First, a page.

Album Review of Bleach Lab - Nothing Feels Real


Not that anyone noticed, but I haven’t published an album of the month for a while. In fact, I did pen a review for jazz-singer Lady Blackbird’s awesome Black Acid Soul, but I got distracted and never finished it off. I must stress, the hiatus is nothing to do with falling out of love with new music. On the contrary, the UK is a hotbed of talent at the moment, with countless young bands such as Wet Leg, The Bug Club, Penelope Isles and Lime Garden creating fabulous sounds. The list goes on. Rather I am just a bit over-whelmed with wine-related work and travelling. That includes my long stint in the Côte d’Or last autumn, which entailed plenty of between-visit drives where music was my companion/balm. It was driving up the RN74 artery checking out Spotify’s New Artist playlist, that “Violet Light” by Bleach Lab caught my ear. I’d never heard of them before. Such was my excitement that during a brief pitstop in Gevrey-Chambertin, I searched the group on Bandcamp and immediately ordered Nothing Feels Real. No time to delay! Self-released on transparent yellow vinyl, it was limited to 300 copies, and one of them had to be mine. Of course, in my haste, I failed to realize that ordering from France incurred import tax thanks to bloody Brexit, even though it was being sent from the UK to my address in the UK. Lesson learned. Then, due to delays at pressing plants, no doubt caused by Adele’s album, I didn’t receive the vinyl until early February. Better late than never. It was worth the wait.

The South London fourpiece was formed at the end of 2018 and is fronted by singer Jenna Kyle. Bleach Lab will appeal to those who love their dreamy indie-pop. I’m thinking here The Sunday’s first album, add in a bit of The Cranberries and Mazzy Star. Lots of reverb guitars, melodies that stick in your head for the rest of the day and wistful lyrics tinged with sadness. Produced by the legendary Stephen Street, who’s twiddled the knobs for The Smiths, Blur and indeed, The Cranberries, their sound has a gorgeous polished sheen, that makes it inconceivable to think this is their debut. 

Nothing Feels Real is actually Bleach Lab’s first two EPs put together. Listening through the 10 tracks, there is not a weak one amongst them. “Violet Light” remains their standout, certainly the catchiest in terms of melody, the most self-assured. All swooning guitars and dreamy hooks, I just like the way that Kyle plays with the melody and the melancholy of the chorus as she sings, “I think about that night and cry it all away.” Yeah, we’ve all been there. Some of the melancholy might stem from bassist John Longman, whose father passed away before he came up with “Violet Light” ’s guitar riff. It was one of my favourite songs of 2021 and it has lost none of its charm. Opener “Real Thing” is pure and prime Cranberries with that shuffling drumbeat and a slightly fuller sound, whilst “Talk It Out” will appeal to those waiting another couple of months until the next Lana del Rey album. “Old Ways” comes from their debut EP and sounds remarkably assured, showcasing the depth of Kyle’s voice as it soars over layers of twinkling guitars.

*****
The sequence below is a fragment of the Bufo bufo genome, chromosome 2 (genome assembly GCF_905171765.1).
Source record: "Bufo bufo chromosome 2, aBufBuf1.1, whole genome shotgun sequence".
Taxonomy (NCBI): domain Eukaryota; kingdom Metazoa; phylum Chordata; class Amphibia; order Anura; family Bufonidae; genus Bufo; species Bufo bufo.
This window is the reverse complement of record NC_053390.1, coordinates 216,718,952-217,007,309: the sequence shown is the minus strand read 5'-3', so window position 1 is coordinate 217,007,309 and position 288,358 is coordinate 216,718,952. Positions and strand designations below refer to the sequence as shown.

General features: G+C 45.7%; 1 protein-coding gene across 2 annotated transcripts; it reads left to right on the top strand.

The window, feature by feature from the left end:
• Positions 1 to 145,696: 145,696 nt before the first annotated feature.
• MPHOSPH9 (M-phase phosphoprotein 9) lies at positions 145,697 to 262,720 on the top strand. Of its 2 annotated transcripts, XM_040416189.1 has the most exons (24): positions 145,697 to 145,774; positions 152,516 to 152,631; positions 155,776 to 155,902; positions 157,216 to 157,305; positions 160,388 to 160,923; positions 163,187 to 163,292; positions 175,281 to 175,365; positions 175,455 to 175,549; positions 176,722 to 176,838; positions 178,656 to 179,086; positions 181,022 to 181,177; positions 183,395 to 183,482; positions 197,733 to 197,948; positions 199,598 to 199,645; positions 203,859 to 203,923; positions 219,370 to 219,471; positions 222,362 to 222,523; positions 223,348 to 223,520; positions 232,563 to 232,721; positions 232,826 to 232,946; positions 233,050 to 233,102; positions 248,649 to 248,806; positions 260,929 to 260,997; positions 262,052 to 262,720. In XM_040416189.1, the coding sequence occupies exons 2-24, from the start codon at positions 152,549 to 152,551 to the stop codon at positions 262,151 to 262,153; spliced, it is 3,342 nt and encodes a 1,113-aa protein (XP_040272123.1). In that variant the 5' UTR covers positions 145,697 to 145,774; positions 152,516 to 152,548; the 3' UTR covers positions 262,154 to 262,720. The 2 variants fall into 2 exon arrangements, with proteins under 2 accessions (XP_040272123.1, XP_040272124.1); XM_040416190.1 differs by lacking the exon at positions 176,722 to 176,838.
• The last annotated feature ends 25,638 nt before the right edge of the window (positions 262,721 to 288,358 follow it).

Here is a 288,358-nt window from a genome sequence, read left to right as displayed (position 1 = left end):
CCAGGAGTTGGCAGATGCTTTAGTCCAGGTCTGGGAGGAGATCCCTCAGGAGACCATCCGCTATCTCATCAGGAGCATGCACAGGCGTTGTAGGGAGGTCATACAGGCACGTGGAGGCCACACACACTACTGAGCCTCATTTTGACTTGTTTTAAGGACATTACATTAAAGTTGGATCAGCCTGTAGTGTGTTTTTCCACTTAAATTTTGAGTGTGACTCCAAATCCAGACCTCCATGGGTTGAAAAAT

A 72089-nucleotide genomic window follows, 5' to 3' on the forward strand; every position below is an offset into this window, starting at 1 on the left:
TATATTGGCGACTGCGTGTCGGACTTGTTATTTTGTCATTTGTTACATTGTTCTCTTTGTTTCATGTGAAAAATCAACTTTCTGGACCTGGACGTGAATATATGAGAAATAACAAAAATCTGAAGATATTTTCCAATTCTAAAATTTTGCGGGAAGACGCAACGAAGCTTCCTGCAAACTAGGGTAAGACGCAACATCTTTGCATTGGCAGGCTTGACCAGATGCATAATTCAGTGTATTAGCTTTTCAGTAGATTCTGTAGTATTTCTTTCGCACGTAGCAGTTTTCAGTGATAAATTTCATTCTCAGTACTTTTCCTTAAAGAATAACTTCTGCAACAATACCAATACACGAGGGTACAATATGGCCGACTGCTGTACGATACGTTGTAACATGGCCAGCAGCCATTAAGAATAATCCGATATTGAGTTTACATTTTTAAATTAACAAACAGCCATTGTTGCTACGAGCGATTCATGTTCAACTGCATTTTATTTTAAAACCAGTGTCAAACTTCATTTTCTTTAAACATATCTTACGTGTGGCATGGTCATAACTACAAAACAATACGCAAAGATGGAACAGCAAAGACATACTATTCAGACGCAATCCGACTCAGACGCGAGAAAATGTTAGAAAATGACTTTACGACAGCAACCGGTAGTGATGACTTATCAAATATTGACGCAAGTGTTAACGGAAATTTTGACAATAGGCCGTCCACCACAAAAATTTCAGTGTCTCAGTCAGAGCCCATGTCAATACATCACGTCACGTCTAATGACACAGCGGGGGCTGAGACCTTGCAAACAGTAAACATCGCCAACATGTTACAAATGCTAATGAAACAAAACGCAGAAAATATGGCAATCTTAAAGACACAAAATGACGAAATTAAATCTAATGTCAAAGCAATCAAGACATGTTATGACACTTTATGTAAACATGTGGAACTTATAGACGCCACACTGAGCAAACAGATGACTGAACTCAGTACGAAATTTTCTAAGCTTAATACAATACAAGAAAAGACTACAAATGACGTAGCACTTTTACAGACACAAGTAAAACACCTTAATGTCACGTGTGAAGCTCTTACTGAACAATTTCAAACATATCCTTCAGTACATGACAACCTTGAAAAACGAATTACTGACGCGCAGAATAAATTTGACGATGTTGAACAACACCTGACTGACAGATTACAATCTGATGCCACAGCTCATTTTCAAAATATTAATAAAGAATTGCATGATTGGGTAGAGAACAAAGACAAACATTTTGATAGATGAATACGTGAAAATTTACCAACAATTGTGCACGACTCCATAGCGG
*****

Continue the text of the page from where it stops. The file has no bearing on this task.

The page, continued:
Bleach Lab are just starting out on their musical journey. They hit the ground running with Nothing Feels Real. It was a coup to get Stephen Street behind the decks, but I would be quite interested in seeing what they sound like with another producer, perhaps with a more stripped back, rougher or edgier sound. Certainly, they can pen a memorable song and they have a great lead singer. By the way, writing this three months after I ordered that limited edition vinyl from Bandcamp, I checked and noticed that a couple of indie retailers still have a handful of copies. Go buy one.

Watch: Official video for Violet Light

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